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|Interventions for treating recurrent stress urinary incontinence after failed minimally invasive synthetic midurethral tape surgery in women (Cochrane review) [with consumer summary]|
|Bakali E, Johnson E, Buckley BS, Hilton P, Walker B, Tincello DG|
|Cochrane Database of Systematic Reviews 2019;Issue 9|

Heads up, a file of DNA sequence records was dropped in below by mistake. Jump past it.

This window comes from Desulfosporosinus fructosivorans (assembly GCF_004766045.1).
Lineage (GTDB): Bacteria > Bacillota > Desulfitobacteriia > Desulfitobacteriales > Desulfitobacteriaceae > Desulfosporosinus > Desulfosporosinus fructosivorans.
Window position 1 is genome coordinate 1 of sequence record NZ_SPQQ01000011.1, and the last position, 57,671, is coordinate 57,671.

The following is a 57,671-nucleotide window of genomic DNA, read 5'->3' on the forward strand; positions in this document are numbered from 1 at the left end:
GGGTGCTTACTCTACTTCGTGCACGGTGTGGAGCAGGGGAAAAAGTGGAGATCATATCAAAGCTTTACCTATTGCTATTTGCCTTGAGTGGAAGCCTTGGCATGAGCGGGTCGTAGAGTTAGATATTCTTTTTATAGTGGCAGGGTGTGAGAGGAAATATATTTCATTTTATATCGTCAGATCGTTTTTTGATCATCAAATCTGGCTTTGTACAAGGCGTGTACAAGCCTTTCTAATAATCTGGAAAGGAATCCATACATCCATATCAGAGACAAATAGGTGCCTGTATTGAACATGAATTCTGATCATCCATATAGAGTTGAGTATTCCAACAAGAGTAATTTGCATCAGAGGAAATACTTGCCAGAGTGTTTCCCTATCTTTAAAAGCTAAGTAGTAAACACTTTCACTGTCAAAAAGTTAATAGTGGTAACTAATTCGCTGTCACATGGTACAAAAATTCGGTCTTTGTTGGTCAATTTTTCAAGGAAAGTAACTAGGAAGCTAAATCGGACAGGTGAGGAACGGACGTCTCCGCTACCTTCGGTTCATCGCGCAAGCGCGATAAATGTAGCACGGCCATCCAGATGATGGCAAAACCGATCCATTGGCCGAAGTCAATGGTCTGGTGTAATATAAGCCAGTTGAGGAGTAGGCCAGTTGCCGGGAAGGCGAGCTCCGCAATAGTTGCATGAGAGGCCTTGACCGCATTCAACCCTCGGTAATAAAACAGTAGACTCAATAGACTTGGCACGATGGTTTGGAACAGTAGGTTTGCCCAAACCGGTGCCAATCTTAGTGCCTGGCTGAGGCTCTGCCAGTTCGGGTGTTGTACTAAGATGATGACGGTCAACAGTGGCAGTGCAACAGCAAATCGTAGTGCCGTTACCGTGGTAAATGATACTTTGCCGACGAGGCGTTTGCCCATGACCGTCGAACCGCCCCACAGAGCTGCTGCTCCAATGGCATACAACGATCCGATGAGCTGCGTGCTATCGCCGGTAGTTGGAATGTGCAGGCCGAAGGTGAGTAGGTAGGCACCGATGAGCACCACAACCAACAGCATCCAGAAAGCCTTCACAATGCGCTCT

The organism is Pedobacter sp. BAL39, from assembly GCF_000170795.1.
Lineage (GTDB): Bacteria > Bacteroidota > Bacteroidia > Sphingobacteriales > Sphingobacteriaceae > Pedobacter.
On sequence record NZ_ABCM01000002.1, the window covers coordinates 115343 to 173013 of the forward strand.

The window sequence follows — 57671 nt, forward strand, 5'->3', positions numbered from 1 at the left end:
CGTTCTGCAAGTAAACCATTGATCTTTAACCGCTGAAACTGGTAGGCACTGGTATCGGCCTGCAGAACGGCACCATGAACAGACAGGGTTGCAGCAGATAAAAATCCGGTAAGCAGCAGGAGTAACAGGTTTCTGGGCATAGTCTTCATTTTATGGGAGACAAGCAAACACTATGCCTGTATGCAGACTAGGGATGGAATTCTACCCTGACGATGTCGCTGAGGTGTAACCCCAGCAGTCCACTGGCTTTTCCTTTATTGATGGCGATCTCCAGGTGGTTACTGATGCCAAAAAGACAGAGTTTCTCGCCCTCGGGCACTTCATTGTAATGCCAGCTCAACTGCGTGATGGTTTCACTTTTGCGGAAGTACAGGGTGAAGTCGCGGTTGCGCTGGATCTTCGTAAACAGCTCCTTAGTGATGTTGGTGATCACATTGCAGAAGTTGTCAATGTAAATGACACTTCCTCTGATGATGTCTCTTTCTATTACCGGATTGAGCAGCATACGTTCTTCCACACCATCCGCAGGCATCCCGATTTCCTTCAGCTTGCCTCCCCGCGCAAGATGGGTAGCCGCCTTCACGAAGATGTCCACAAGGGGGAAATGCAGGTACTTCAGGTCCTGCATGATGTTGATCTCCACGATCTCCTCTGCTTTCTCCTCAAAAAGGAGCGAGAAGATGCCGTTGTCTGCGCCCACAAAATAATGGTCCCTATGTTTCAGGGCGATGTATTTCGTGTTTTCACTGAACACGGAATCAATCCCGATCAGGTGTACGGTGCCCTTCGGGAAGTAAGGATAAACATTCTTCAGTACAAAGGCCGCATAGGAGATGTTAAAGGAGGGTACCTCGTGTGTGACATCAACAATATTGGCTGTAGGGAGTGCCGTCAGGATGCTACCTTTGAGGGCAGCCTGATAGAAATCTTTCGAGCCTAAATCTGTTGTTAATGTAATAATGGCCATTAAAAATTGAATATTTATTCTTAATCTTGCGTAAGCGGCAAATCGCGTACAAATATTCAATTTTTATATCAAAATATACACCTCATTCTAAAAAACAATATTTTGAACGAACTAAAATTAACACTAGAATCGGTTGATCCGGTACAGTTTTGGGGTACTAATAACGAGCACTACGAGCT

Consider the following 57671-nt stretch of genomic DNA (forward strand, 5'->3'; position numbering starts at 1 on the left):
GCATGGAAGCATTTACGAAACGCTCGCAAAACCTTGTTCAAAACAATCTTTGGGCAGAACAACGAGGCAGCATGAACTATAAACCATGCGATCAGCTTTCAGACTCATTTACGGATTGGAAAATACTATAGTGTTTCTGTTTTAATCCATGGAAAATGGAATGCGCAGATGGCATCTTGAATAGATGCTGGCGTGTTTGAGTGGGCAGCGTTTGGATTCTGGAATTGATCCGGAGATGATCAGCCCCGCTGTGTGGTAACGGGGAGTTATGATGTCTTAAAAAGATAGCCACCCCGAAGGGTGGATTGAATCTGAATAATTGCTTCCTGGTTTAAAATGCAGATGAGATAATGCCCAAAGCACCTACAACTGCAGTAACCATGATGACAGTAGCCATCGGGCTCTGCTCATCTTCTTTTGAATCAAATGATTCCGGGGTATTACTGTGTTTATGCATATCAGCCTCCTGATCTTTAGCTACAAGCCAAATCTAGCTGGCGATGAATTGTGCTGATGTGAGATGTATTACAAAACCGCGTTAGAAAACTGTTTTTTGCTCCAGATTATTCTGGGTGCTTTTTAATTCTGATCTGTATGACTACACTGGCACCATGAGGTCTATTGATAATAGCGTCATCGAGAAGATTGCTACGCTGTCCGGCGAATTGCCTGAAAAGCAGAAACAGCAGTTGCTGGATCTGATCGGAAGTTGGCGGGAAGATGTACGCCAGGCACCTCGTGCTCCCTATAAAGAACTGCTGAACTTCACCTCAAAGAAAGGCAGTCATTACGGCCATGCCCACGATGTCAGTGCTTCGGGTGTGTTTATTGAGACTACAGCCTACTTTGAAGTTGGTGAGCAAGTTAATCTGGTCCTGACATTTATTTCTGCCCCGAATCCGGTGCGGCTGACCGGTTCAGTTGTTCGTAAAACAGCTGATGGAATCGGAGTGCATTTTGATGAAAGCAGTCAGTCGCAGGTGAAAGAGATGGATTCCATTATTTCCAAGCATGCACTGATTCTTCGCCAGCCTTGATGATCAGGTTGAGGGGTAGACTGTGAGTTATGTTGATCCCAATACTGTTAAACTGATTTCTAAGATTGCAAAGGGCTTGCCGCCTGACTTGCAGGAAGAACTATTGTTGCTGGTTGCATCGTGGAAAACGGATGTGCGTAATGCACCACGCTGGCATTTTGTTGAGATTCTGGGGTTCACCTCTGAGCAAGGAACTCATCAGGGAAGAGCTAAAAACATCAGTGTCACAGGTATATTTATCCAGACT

BACKGROUND: Surgery is a common treatment modality for stress urinary incontinence (SUI), usually offered to women for whom conservative treatments have failed. Midurethral tapes have superseded colposuspension because cure rates are comparable and recovery time is reduced. However, some women will not be cured after midurethral tape surgery. Currently, there is no consensus on how to manage the condition in these women. This is an update of a Cochrane review first published in 2013. OBJECTIVES: To assess the effects of interventions for treating recurrent stress urinary incontinence after failed minimally invasive synthetic midurethral tape surgery in women; and to summarise the principal findings of economic evaluations of these interventions. SEARCH METHODS: We searched the Cochrane Incontinence Specialised Register, which contains trials identified from the Cochrane Central Register of Controlled Trials (CENTRAL), Medline, Medline In-Process, Medline Epub Ahead of Print, ClinicalTrials.gov, WHO ICTRP and handsearching of journals and conference proceedings (searched 9 November 2018). We also searched the reference lists of relevant articles. SELECTION CRITERIA: We included randomised and quasi-randomised controlled trials in women who had recurrent stress urinary incontinence after previous minimally invasive midurethral tape surgery. We included conservative, pharmacological and surgical treatments. DATA COLLECTION AND ANALYSIS: Two review authors checked the abstracts of identified studies to confirm their eligibility. We obtained full-text reports of relevant studies and contacted study authors directly for additional information where necessary. We extracted outcome data onto a standard proforma and processed them according to the guidance in the Cochrane Handbook for Systematic Reviews of Interventions. MAIN RESULTS: We included one study in this review. This study was later reported in an originally unplanned secondary analysis of 46 women who underwent transobturator tape for recurrent SUI after one or more previous failed operations. We were unable to use the data, as they were not presented according to the nature of the first operation. We excluded 12 studies, five because they were not randomised controlled trials (RCTs) and four because previous incontinence surgery was not performed using midurethral tape. We considered a further three to be ineligible because neither the trial report nor personal communication with the trialists could confirm whether any of the participants had previously undergone surgery with tape. We had also planned to develop a brief economic commentary summarising the principal findings of relevant economic evaluations but supplementary systematic searches did not identify any such studies. AUTHORS' CONCLUSIONS: There were insufficient data to assess the effects of any of the different management strategies for recurrent or persistent stress incontinence after failed midurethral tape surgery. No published papers have reported exclusively on women whose first operation was a midurethral tape. Evidence from further RCTs and economic evaluations is required to address uncertainties about the effects and costs of these treatments.